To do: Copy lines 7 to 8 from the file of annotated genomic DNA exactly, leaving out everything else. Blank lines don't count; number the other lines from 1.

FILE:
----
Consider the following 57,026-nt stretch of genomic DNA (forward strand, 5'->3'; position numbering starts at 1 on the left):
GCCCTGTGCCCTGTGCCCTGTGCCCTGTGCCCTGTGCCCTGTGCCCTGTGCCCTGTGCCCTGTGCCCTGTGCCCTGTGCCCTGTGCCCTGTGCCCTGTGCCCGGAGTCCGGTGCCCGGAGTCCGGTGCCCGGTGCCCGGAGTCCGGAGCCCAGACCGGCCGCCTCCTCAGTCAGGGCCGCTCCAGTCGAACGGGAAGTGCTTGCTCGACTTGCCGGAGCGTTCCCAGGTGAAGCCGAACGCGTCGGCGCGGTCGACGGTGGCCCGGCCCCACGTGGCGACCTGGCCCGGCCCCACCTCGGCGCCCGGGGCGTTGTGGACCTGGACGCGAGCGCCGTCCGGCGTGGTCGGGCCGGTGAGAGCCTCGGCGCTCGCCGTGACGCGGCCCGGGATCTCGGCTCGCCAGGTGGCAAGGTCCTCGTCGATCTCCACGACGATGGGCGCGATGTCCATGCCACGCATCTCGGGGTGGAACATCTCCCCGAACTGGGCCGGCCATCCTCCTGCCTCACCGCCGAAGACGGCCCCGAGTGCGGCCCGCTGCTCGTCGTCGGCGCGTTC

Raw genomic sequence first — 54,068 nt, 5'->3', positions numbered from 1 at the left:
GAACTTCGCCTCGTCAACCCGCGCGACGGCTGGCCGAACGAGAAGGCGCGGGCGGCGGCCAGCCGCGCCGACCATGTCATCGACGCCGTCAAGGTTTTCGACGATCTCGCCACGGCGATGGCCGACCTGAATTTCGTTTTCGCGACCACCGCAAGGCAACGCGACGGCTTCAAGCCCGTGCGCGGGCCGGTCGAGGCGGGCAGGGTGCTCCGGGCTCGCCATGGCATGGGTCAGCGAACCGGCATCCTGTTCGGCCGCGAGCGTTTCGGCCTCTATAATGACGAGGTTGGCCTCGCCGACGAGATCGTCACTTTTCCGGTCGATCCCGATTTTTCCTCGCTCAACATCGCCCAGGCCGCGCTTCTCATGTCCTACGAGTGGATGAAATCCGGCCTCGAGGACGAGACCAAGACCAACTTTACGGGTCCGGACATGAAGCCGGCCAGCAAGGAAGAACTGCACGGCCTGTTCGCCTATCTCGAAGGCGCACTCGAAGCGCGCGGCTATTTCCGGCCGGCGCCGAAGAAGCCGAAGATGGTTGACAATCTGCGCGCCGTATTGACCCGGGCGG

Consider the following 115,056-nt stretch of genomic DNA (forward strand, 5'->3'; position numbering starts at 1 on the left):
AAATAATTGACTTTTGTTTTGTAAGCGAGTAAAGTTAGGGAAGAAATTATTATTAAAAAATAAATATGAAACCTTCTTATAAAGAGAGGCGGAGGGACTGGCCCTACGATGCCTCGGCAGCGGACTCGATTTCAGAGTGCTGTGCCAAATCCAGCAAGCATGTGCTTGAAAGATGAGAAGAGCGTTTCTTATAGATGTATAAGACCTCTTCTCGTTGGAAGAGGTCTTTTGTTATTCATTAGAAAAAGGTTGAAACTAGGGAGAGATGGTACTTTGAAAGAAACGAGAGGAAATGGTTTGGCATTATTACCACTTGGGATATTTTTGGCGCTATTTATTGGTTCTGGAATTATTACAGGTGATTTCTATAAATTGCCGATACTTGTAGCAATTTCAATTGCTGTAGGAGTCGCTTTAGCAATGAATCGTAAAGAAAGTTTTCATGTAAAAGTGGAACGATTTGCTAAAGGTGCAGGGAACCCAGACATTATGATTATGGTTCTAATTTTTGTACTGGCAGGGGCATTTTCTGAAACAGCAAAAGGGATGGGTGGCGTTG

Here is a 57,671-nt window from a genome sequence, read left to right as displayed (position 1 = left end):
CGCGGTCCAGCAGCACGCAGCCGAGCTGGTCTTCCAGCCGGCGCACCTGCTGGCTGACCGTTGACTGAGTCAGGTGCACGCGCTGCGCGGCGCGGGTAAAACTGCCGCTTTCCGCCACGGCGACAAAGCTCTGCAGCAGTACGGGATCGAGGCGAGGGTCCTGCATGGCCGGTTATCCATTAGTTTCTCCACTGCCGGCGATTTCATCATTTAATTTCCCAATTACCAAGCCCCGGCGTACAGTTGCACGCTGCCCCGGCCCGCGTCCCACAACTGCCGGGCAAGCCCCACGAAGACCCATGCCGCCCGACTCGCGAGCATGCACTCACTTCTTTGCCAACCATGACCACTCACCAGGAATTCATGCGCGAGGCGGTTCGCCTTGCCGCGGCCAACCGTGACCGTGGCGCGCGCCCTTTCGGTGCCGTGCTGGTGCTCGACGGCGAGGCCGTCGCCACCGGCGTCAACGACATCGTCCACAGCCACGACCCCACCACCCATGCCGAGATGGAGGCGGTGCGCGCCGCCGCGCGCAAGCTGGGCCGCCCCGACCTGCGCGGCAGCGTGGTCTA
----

Here is a 57,671-nt window from a genome sequence, read left to right as displayed (position 1 = left end):
CGCGGTCCAGCAGCACGCAGCCGAGCTGGTCTTCCAGCCGGCGCACCTGCTGGCTGACCGTTGACTGAGTCAGGTGCACGCGCTGCGCGGCGCGGGTAAAACTGCCGCTTTCCGCCACGGCGACAAAGCTCTGCAGCAGTACGGGATCGAGGCGAGGGTCCTGCATGGCCGGTTATCCATTAGTTTCTCCACTGCCGGCGATTTCATCATTTAATTTCCCAATTACCAAGCCCCGGCGTACAGTTGCACGCTGCCCCGGCCCGCGTCCCACAACTGCCGGGCAAGCCCCACGAAGACCCATGCCGCCCGACTCGCGAGCATGCACTCACTTCTTTGCCAACCATGACCACTCACCAGGAATTCATGCGCGAGGCGGTTCGCCTTGCCGCGGCCAACCGTGACCGTGGCGCGCGCCCTTTCGGTGCCGTGCTGGTGCTCGACGGCGAGGCCGTCGCCACCGGCGTCAACGACATCGTCCACAGCCACGACCCCACCACCCATGCCGAGATGGAGGCGGTGCGCGCCGCCGCGCGCAAGCTGGGCCGCCCCGACCTGCGCGGCAGCGTGGTCTA